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The Daughters of Ireland

The Daughters of Ireland

Написано Santa Montefiore

Озвучено Genevieve Swallow


The Daughters of Ireland

Написано Santa Montefiore

Озвучено Genevieve Swallow

оценки:
4/5 (9 оценки)
Длина:
18 hours
Издатель:
Издано:
Aug 15, 2017
ISBN:
9780062749697
Формат:
Аудиокнига

Описание

Ireland. 1925. The war is over. But life will never be the same...

"Everything Santa Montefiore writes, she writes from the heart," says JOJO MOYES. See why in this unforgettable story of love, loss, and life, perfect for fans of DOWNTON ABBEY and KATE MORTON.

In the green hills of West Cork, Ireland, Castle Deverill has burned to the ground. But young Celia Deverill is determined to see her ruined ancestral home restored to its former glory — to the years when Celia ran through its vast halls with her cousin Kitty and their childhood friend Bridie Doyle.

Kitty herself is raising a young family, but she longs for Jack O'Leary — the long-ago sweetheart she cannot have. And soon Kitty must make a heartbreaking decision, one that could destroy everything she holds dear.

Bridie, once a cook's daugher in Castle Deverill, is now a well-heeled New York City socialite. Yet her celebrity can't erase a past act that haunts her still. Nor can it keep her from seeking revenge upon the woman who wronged her all those years ago.

As these three daughters of Ireland seek to make their way in a world once again beset by dark forces, Santa Montefiore shows us once more why she is one of the best-loved storytellers at work today.

Издатель:
Издано:
Aug 15, 2017
ISBN:
9780062749697
Формат:
Аудиокнига


Об авторе

Born in England in 1970, Santa Montefiore grew up in Hampshire. She is married to writer Simon Sebag Montefiore. They live with their two children, Lily and Sasha, in London.

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  • (4/5)
    Celia, Kitty's cousin, somehow by sheer luck and marrying into a wealthy family, is able to buy Deverill Castle and while it's great they are keeping it in the family, it's still a loss to Kitty. Celia and her wealthy husband plan on restoring the castle to its original state while also adding in some of those extravagant modern amenities. Meanwhile Kitty is living in a smaller house nearby and although she should be happy with her husband and her adopted son, she can't help but long for Jack. Also, Bridie is living in New York City essentially as a socialite and rubbing elbows with society's elite. Her past days of being a maid at the castle are long gone, but she can't forget about the child she gave up. Essentially, she can't run from her past. The Great Depression is looming overhead and it will impact the Deverills, especially Celia. The second book in this riveting historical series is fantastic. If you like historical fiction that is compelling, is a sweeping family saga with a gorgeous Irish setting, give this series a try. The Daughters of Ireland by Santa Montefiore doesn't disappoint.I really enjoyed the character of Kitty in the first book of this series and while I still enjoyed her in The Daughters of Ireland, I didn't necessarily agree with her every move. Her relationship with Jack is heartbreaking. I understand why they can't be together, but it was still upsetting and definitely tugged on my heartstrings. I also understood her resentment of Celia. While she appreciates the fact that Celia "rescued" the castle from demise, it still upsets her that she isn't mistress of the castle. It's only natural and I liked that Kitty grappled with that.Celia is a major focus in The Daughters of Ireland and she was absolutely tiring. Her tirades about her renovations of the castle and her obsession with it was exhausting. Her husband kept reassuring her that all was well financially and it's no problem to spend thousands on something trivial, but readers knew with the Great Depression right around the corner that she should be worrying. Celia deals with a lot in this novel. There's blackmail, family secrets, her husband's secrets, money issues, traveling, and untimely death. Poor Celia is put through the ringer in this book.Bridie is also a major character in The Daughters of Ireland and she goes through a lot as well. Mostly she still is pretty naive and makes some poor choices. I did feel badly for her as she has a hard time coping with the fact that she gave up her son and now Kitty is raising him. That's a tough pill to swallow. Even surrounded by so much wealth and the entire city at her fingertips, she is still unhappy. Things do get better for Bridie eventually, but not until she hits rock bottom.I love the way Montefiore presents this family saga as well as female relationships. I can't wait to read book three and find out what's in store for the Deverills. I am starting to think this series is filling the void that Downton Abbey left. Highly recommended to fans of historical fiction and family sagas.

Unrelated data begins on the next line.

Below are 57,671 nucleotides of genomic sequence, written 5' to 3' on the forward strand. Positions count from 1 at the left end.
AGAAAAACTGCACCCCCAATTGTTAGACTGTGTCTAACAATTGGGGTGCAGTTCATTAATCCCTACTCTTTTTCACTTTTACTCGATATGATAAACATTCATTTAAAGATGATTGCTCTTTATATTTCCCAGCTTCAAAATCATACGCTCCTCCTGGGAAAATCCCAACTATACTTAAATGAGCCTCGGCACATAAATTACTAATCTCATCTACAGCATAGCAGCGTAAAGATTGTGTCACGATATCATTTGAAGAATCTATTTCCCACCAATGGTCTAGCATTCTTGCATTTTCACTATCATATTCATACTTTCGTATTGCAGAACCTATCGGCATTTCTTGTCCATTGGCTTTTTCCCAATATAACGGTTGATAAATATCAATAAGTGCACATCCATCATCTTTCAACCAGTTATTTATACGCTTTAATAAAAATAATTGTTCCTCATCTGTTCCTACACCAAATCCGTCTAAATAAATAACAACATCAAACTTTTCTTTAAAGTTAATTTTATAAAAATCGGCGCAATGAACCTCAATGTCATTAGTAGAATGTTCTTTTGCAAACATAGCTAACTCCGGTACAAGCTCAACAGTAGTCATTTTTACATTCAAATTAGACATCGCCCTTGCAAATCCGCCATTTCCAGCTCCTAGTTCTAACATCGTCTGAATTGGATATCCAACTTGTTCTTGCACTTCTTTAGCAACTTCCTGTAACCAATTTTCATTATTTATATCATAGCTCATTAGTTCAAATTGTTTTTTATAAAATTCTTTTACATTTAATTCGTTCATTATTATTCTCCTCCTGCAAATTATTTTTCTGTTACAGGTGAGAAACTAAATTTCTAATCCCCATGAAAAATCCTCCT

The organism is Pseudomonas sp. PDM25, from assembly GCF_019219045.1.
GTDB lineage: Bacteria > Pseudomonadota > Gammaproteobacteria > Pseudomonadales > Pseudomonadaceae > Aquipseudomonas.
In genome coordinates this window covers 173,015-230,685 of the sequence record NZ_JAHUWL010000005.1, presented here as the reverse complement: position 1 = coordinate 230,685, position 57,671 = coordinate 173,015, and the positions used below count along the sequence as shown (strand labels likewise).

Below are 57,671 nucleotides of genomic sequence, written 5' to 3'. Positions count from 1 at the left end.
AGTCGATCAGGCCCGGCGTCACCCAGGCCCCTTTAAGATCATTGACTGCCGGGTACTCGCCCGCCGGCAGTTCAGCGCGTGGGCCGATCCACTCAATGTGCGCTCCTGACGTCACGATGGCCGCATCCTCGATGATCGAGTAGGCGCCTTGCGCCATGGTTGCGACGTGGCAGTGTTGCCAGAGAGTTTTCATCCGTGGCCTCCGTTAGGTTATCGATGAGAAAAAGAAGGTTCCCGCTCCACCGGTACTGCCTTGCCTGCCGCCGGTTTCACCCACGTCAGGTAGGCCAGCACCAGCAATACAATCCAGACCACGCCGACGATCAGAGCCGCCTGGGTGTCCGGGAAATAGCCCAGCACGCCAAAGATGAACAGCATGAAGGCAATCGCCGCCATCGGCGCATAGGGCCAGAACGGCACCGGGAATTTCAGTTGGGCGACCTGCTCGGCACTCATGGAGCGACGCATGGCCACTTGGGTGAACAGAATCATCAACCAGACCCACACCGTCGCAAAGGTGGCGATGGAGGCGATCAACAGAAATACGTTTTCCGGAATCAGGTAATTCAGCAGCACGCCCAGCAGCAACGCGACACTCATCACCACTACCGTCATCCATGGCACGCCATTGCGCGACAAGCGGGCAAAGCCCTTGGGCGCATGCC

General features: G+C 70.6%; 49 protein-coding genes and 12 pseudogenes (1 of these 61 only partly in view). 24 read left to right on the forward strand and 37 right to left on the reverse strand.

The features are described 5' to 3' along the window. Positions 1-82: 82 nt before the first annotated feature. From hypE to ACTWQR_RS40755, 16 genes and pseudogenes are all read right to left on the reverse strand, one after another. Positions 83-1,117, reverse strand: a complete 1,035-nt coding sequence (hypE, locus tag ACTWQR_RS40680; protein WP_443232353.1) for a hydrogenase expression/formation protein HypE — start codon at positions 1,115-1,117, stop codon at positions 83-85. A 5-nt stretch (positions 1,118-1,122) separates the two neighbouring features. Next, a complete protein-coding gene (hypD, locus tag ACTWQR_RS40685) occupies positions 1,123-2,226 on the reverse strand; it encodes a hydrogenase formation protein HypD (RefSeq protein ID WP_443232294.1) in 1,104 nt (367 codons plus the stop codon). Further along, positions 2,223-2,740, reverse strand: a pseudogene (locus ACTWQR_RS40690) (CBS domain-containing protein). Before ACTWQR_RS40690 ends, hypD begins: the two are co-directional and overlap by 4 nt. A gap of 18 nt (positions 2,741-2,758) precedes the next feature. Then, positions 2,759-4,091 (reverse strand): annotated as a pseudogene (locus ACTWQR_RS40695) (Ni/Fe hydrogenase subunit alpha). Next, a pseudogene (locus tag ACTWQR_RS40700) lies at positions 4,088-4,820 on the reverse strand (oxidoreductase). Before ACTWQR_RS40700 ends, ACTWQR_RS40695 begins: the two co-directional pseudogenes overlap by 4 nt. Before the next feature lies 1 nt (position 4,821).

• (4/5)